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Valve reveals portable Steam Deck PC hardware

Valve reveals portable Steam Deck PC hardware

PC giant Valve has unveiled a brand new piece of games hardware.

The Steam Deck is a portable console that allows consumers to play their PC titles on the go, while also giving them the ability to hook the tech up to a screen with a dock, much like the Nintendo Switch.

The hardware will let people access their Steam Library from anywhere, in addition to other PC storefronts like the Epic Games Store. As well as the traditional face buttons, thumbsticks and shoulder inputs, the Steam Deck also boasts two touchpads on either side of the screen, which gives an extra layer of control.

For Steam Deck, Valve has partnered with chipmaker AMD and uses its Zen 2 and RDNA 2 tech for its APU.

The hardware is set to launch in December of this year with three tiers available to users looking to pre-order; the first comes with 64GB of memory, while the other two come with 256GB and 512GB of SSD storage respectively, in addition to other benefits.

In May of this year, rumours of Valve working on a portable PC games machine began to circulate.

This is far from Valve's first foray into the hardware market. Back in the 2010s, the company partnered with a variety of OEMs to make the Steam Machines, a variety of boxes that were designed to bring PC gaming into the living room. These launched in 2015 but were very much put on the back burner by Valve rolling out its own Steam Link streaming hardware which did the same thing at a much lower cost. In 2018, Valve coder Pierre-Loup A. Griffais admitted that Steam Machines were not "exactly flying off shelves".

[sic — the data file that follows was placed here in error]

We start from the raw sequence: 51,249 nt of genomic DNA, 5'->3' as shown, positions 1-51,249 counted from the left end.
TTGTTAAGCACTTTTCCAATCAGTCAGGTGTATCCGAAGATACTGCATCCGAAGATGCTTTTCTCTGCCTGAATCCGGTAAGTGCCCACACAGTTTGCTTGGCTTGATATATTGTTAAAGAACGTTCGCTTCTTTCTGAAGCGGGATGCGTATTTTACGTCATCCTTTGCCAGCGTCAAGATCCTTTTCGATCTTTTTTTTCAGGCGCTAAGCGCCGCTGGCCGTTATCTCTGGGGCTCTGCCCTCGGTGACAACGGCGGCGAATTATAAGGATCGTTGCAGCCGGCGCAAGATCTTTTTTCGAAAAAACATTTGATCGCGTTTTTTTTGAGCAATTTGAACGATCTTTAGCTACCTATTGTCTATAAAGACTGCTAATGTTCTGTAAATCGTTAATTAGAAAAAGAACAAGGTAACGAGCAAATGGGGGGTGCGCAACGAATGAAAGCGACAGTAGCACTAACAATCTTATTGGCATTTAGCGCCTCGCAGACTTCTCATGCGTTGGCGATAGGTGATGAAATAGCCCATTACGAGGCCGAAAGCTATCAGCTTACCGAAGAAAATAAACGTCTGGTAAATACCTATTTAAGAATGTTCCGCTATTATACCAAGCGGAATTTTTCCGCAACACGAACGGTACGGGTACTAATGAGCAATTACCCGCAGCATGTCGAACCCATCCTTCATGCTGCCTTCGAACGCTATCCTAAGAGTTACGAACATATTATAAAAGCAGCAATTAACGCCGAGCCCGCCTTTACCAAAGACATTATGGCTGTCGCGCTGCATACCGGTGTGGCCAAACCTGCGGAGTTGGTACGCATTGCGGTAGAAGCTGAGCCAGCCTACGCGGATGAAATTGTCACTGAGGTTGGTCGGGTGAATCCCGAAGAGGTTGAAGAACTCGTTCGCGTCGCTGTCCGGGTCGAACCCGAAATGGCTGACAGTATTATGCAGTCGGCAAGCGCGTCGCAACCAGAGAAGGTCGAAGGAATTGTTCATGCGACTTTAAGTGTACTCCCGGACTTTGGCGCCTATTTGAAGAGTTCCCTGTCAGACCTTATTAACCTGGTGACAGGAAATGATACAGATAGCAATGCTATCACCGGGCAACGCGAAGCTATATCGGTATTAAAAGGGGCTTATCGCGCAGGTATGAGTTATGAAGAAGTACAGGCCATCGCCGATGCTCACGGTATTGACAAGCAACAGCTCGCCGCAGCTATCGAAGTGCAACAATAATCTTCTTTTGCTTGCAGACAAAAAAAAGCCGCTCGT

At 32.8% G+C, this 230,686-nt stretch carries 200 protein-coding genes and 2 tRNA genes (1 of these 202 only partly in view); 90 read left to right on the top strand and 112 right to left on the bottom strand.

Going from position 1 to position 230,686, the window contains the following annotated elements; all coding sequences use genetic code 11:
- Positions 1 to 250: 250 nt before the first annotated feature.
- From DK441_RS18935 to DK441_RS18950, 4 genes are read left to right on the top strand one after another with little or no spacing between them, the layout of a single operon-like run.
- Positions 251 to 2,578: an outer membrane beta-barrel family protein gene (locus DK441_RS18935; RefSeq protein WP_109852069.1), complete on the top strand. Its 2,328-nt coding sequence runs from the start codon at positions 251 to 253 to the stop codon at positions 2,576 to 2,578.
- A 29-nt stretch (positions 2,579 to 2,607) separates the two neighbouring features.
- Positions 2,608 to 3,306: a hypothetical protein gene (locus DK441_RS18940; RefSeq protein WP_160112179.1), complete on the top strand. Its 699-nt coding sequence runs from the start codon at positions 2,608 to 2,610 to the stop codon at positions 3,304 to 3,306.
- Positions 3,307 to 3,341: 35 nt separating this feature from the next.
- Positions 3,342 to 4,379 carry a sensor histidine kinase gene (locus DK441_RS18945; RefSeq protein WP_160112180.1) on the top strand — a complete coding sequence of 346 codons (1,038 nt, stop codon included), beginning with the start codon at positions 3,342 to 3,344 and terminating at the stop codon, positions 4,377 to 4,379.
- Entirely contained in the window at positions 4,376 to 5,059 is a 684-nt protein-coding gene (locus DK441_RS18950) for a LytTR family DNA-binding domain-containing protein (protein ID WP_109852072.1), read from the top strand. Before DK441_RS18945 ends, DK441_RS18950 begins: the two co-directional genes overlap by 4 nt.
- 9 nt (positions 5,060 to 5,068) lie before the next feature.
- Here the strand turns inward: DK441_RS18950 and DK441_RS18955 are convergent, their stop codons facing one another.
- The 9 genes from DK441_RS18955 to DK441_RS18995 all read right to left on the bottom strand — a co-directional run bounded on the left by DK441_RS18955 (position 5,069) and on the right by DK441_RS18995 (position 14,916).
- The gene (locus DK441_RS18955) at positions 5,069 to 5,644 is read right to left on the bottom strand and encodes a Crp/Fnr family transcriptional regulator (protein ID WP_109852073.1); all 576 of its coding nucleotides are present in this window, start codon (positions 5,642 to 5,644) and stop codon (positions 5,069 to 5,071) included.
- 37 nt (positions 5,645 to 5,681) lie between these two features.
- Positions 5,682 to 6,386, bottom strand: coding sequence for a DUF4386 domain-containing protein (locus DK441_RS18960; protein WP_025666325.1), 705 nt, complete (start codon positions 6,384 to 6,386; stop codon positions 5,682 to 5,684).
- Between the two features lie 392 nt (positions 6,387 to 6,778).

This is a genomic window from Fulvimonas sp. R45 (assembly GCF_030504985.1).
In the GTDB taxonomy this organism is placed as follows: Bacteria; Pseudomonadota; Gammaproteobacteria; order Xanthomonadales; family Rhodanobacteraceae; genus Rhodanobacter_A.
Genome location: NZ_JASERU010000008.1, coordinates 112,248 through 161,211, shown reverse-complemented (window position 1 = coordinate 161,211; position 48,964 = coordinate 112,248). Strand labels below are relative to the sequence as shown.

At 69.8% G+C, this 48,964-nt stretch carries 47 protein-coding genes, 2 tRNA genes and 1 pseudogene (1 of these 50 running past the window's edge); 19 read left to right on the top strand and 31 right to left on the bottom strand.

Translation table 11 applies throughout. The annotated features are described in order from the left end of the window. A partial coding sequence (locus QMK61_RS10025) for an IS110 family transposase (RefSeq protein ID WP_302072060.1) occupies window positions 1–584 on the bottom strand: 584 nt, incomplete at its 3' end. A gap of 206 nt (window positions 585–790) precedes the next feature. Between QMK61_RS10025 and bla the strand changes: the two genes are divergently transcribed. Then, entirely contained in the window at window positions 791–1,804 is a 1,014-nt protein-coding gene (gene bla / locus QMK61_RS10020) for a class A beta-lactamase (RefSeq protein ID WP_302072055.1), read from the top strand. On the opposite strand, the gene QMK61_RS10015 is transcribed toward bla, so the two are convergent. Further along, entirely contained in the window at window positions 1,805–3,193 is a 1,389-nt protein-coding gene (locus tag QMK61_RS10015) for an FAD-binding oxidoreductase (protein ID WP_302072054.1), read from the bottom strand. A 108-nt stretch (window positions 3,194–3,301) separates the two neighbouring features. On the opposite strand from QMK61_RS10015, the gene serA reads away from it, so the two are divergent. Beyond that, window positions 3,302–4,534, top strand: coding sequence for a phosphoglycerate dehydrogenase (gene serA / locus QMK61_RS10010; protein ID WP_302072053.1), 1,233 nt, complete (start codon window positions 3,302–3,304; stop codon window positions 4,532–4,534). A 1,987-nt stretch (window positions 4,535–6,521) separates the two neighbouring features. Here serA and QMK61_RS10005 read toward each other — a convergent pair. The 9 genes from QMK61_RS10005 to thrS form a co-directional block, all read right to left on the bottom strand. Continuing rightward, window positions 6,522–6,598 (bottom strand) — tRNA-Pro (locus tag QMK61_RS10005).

The firm has also partnered with HTC for its Vive virtual reality headset, before releasing its own Index VR hardware in 2019.


PCGamesInsider Contributing Editor

Alex Calvin is a freelance journalist who writes about the business of games. He started out at UK trade paper MCV in 2013 and left as deputy editor over three years later. In June 2017, he joined Steel Media as the editor for new site PCGamesInsider.biz. In October 2019 he left this full-time position at the company but still contributes to the site on a daily basis. He has also written for GamesIndustry.biz, VGC, Games London, The Observer/Guardian and Esquire UK.

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